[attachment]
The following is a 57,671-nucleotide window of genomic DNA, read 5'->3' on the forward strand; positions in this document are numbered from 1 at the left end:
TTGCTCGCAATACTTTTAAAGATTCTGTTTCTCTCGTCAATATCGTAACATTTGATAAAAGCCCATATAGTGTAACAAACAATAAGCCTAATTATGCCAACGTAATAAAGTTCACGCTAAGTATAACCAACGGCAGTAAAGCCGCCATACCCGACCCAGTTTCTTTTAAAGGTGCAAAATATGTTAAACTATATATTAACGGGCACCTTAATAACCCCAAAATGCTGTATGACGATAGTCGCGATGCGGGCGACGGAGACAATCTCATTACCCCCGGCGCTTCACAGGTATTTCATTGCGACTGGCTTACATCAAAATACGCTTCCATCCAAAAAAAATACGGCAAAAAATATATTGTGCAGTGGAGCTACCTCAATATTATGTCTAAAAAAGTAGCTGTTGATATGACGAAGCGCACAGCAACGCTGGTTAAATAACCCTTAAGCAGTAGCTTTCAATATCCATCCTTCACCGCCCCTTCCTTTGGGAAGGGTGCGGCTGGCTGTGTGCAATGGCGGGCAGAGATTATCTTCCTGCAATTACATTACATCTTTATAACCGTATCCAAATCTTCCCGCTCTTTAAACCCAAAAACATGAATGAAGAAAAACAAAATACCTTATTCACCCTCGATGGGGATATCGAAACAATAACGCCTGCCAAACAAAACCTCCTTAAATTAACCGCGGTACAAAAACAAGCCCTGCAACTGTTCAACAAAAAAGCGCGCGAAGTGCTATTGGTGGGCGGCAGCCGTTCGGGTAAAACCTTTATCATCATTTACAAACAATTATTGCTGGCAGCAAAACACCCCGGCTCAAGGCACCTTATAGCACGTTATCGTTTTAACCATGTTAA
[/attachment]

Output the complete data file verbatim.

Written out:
The following is a 57,671-nucleotide window of genomic DNA, read 5'->3' on the forward strand; positions in this document are numbered from 1 at the left end:
TTGCTCGCAATACTTTTAAAGATTCTGTTTCTCTCGTCAATATCGTAACATTTGATAAAAGCCCATATAGTGTAACAAACAATAAGCCTAATTATGCCAACGTAATAAAGTTCACGCTAAGTATAACCAACGGCAGTAAAGCCGCCATACCCGACCCAGTTTCTTTTAAAGGTGCAAAATATGTTAAACTATATATTAACGGGCACCTTAATAACCCCAAAATGCTGTATGACGATAGTCGCGATGCGGGCGACGGAGACAATCTCATTACCCCCGGCGCTTCACAGGTATTTCATTGCGACTGGCTTACATCAAAATACGCTTCCATCCAAAAAAAATACGGCAAAAAATATATTGTGCAGTGGAGCTACCTCAATATTATGTCTAAAAAAGTAGCTGTTGATATGACGAAGCGCACAGCAACGCTGGTTAAATAACCCTTAAGCAGTAGCTTTCAATATCCATCCTTCACCGCCCCTTCCTTTGGGAAGGGTGCGGCTGGCTGTGTGCAATGGCGGGCAGAGATTATCTTCCTGCAATTACATTACATCTTTATAACCGTATCCAAATCTTCCCGCTCTTTAAACCCAAAAACATGAATGAAGAAAAACAAAATACCTTATTCACCCTCGATGGGGATATCGAAACAATAACGCCTGCCAAACAAAACCTCCTTAAATTAACCGCGGTACAAAAACAAGCCCTGCAACTGTTCAACAAAAAAGCGCGCGAAGTGCTATTGGTGGGCGGCAGCCGTTCGGGTAAAACCTTTATCATCATTTACAAACAATTATTGCTGGCAGCAAAACACCCCGGCTCAAGGCACCTTATAGCACGTTATCGTTTTAACCATGTTAA